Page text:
Did you ever notice that Atlantic Canadians like to name their snowfalls?
After the equinox, we will be watching for the “sugar snow”, the “smelt snow” and the “robin snow.” But, right now all eyes are on the fabled St Patrick’s Day storm known as “Sheila’s Brush.”
According to Newfoundland weather legend, a winter storm that falls near St. Patrick’s Day is known as Sheila’s Brush. Sheila is related to Patrick in some way; depending on the version of the legend, she might be his wife or sister or mother or mistress or housekeeper. It’s believed the snow that comes on or around March 17 is whipped up by Sheila brushing the old season away.
The legend of Sheila’s Brush is not to be taken lightly. I’ve heard there are some Newfoundland fishers who firmly believe in this and won’t head out until they know the Shelia’s Brush storm has happened.
There was a storm that proved the truth of this legend 11 years ago. On St. Patrick’s Day in 2008, the second of two powerful back-to-back storms roared across Newfoundland. Schools and businesses were shut down. In St. John’s, even public transit was pulled off the roads. Roads were completely blocked by snow. Gander saw 120 cm of snow – about a quarter of its average annual snowfall in about a week.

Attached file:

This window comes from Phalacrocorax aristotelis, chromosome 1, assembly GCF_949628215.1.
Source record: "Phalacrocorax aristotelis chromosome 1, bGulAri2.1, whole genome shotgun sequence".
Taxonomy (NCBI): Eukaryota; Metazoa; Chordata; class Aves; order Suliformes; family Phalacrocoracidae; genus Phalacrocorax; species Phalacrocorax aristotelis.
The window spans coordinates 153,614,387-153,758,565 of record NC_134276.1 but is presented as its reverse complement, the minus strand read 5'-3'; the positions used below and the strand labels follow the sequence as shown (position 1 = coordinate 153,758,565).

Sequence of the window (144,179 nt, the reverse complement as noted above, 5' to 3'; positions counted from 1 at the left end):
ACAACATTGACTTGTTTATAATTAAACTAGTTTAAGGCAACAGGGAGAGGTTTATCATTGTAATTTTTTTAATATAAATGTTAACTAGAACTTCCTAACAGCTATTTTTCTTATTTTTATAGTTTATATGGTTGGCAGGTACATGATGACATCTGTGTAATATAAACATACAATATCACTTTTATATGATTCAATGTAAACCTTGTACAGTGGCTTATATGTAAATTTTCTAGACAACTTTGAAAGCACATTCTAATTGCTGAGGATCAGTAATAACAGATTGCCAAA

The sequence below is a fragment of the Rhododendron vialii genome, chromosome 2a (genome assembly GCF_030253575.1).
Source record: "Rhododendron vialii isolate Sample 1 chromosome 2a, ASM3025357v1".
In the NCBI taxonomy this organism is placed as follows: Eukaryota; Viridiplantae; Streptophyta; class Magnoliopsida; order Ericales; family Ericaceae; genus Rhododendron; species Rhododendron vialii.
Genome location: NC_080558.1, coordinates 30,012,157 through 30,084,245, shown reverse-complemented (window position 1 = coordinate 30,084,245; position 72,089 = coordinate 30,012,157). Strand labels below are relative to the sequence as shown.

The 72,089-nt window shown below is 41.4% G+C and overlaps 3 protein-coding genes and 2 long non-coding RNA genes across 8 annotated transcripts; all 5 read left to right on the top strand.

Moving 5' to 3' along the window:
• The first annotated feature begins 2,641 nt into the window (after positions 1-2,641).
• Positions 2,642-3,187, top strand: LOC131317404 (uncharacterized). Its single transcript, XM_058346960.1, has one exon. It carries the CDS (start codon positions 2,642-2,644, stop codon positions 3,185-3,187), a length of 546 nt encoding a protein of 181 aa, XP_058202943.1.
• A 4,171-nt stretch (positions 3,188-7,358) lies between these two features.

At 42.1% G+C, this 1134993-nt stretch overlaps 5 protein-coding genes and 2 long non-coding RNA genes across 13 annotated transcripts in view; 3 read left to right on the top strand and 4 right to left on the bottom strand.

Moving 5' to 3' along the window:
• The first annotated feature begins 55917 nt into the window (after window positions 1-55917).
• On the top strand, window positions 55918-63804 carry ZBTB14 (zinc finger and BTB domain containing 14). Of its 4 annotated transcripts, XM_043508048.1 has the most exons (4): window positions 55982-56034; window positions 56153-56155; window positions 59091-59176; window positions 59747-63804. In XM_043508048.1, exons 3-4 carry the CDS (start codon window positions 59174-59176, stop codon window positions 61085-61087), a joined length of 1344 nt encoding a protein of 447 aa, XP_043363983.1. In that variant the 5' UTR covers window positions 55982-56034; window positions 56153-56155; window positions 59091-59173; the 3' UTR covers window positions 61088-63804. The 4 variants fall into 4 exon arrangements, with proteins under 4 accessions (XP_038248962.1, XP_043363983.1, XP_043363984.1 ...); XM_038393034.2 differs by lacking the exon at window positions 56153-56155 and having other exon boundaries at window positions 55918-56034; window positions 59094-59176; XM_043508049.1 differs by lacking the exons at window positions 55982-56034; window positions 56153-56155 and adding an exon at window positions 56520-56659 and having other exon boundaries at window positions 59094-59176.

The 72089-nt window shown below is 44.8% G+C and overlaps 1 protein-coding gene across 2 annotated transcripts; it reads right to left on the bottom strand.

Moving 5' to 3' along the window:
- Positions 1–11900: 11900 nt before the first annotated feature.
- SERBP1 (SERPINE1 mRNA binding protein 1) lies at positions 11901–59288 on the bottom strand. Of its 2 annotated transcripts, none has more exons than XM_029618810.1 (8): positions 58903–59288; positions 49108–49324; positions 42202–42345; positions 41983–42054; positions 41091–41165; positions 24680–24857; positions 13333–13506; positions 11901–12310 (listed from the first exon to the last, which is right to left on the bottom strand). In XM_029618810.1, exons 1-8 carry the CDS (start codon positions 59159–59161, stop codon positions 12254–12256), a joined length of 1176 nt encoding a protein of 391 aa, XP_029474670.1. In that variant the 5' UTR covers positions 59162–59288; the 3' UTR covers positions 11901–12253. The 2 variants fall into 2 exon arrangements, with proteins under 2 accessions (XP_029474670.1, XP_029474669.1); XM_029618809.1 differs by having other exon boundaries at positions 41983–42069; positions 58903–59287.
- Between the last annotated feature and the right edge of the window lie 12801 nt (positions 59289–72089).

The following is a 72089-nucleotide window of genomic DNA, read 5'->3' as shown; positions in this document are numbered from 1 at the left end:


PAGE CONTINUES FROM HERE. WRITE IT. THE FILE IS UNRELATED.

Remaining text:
A more recently, Sheila’s Brush came in 2015. Many of us recall that snow season, but the Maritimes got quite a wallop on St Patrick’s Day. Snow started to fall on the 17th and continued into the 18th. Halifax ended up with 54 cm of new snow; 35 cm fell in parts of the valley; 30 cm in Sydney; 26 in Charlottetown and 15 in Moncton.
It was a close call this year: a stalled high off Cape Cod forced a powerful winter storm up and over our region. We slipped to the warm side; the rain could have easily been snow if not for that offshore high-pressure system. As is often the case in real estate, it was all about location.
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Cindy Day is the chief meteorologist for SaltWire Network.